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Take action to save Freedom of Information today

20 November 2015 — Liberty

Take action to save Freedom of Information today

This evening at 11.45pm, the Commission on Freedom of Information closes its call for evidence.

This is not unusual in itself – the Government often goes through stages of evidence-gathering ahead of policy or law change.

However in this case, the Commission is both unnecessary and dangerously stacked.

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FOIA Sourcing: Cuban Intervention in Angola By Lauren Harper

2 November 2013 — Unredacted

Lobito Lighthouse 1995. Photo from Wikimedia Commons.

In November 1975 while Angola was battling for independence and internal and external forces were competing for primacy, Cuban forces militarily intervened in support of the leftist MPLA movement and against US-supported movements.“By the end of 1975 the Cuban military in Angola numbered more than 25,000 troops. Following the retreat of Zaire and South Africa, Cuban forces remained in Angola to support the MPLA government against UNITA in the continuing Angolan Civil War.” Continue reading

FRINFORMSUM 8/9/2013: NSA Revelations Might Play a Part in Upcoming German Elections, NSC Records Still Not Subject to the FOIA, and More By Lauren Harper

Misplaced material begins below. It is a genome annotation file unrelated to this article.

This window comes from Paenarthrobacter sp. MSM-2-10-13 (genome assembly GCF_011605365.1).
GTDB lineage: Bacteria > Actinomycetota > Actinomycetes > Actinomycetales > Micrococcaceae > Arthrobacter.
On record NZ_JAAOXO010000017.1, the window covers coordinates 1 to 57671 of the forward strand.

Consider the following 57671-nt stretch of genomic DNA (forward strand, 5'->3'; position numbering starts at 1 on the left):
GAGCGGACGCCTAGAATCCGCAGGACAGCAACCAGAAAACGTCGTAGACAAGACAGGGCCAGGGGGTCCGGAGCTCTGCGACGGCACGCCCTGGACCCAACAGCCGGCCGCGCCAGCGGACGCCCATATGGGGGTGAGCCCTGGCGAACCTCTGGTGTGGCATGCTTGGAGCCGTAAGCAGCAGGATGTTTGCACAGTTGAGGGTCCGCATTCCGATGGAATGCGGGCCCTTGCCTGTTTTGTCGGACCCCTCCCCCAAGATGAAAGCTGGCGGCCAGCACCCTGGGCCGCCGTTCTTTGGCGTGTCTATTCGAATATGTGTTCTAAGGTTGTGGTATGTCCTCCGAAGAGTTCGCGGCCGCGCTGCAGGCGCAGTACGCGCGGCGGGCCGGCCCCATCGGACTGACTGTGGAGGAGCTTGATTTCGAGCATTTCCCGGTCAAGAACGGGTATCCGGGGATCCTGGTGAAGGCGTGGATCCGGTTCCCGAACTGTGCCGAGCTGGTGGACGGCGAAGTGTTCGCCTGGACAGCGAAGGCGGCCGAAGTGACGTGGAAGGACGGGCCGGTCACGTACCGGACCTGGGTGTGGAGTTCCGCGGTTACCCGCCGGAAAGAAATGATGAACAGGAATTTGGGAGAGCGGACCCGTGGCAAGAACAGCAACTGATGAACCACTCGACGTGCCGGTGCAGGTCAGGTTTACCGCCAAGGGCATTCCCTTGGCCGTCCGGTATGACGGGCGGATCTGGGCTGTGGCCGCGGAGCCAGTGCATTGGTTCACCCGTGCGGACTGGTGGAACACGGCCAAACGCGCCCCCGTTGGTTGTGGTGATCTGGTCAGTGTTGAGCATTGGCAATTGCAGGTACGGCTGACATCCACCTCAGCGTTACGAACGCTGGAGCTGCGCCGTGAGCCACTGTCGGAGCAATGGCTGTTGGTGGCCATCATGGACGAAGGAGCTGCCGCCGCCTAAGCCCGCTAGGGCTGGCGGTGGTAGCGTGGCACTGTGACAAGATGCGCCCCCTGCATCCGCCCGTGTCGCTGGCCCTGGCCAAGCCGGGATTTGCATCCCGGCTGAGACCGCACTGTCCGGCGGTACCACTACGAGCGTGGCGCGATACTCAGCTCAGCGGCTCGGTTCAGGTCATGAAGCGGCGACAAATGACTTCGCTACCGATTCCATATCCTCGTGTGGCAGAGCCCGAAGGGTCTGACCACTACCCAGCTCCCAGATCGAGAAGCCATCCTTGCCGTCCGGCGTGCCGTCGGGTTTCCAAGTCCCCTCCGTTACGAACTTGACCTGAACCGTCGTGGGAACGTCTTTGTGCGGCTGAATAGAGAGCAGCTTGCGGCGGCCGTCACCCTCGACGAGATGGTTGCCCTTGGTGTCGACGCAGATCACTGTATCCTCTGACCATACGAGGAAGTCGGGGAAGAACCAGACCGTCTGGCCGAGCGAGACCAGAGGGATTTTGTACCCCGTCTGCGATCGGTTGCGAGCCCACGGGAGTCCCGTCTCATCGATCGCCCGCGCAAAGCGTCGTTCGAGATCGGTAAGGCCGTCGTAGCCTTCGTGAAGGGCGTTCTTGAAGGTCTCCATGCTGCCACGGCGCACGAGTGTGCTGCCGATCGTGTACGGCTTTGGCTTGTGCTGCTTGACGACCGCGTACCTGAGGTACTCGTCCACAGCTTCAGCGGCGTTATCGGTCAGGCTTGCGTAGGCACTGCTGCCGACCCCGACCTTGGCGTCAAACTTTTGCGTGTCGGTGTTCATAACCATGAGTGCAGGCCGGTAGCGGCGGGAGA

9 August, 2013 — Unredacted

International fallout from Edward Snowden’s revelations of NSA surveillance methods continues this week, and might play a role in Germany’s upcoming elections. The German newspaper Der Spiegel reports that the NSA leaks demonstrate that German intelligence “sends massive amounts of intercepted data to the NSA,” and that “center-left Social Democrats have made the Snowden revelations an issue in Germany’s upcoming parliamentary election.” Continue reading

How to Send a Good FOIA Request to the Department of State By Laura S. Kauer

11 July 2013 — Unredacted

The Department of State’s launch of its new Freedom of Information Act (FOIA) online request platform and terrific, comprehensive, 80,000-document online FOIA reading room, makes it a fitting time to review how to craft a good FOIA request to the Department of State (or any agency, actually).  Continue reading

“The Shell Game” and the Osama bin Laden Documents By Lauren Harper

8 July, 2013 — Unredacted 

A before and after shot of the Abbottabad Compound, site of the Navy SEAL raid on Osama bin Laden. Adm. McRaven seems to be trying to erase the US records of the raid the same way Pakistan tried to erase the compound itself.

What could possibly compel the government to go out of its way to hide the official record on the most important raid in history? It’s hard to fathom, but a recent Associated Press article by Richard Larner shows that the Pentagon is doing just that by sending all its records on the Osama bin Laden raid to the CIA, effectively sealing them into the “FOIA black hole” of government secrecy, and it has Archive Director Tom Blanton wondering if we have a “shell game in place of open government.”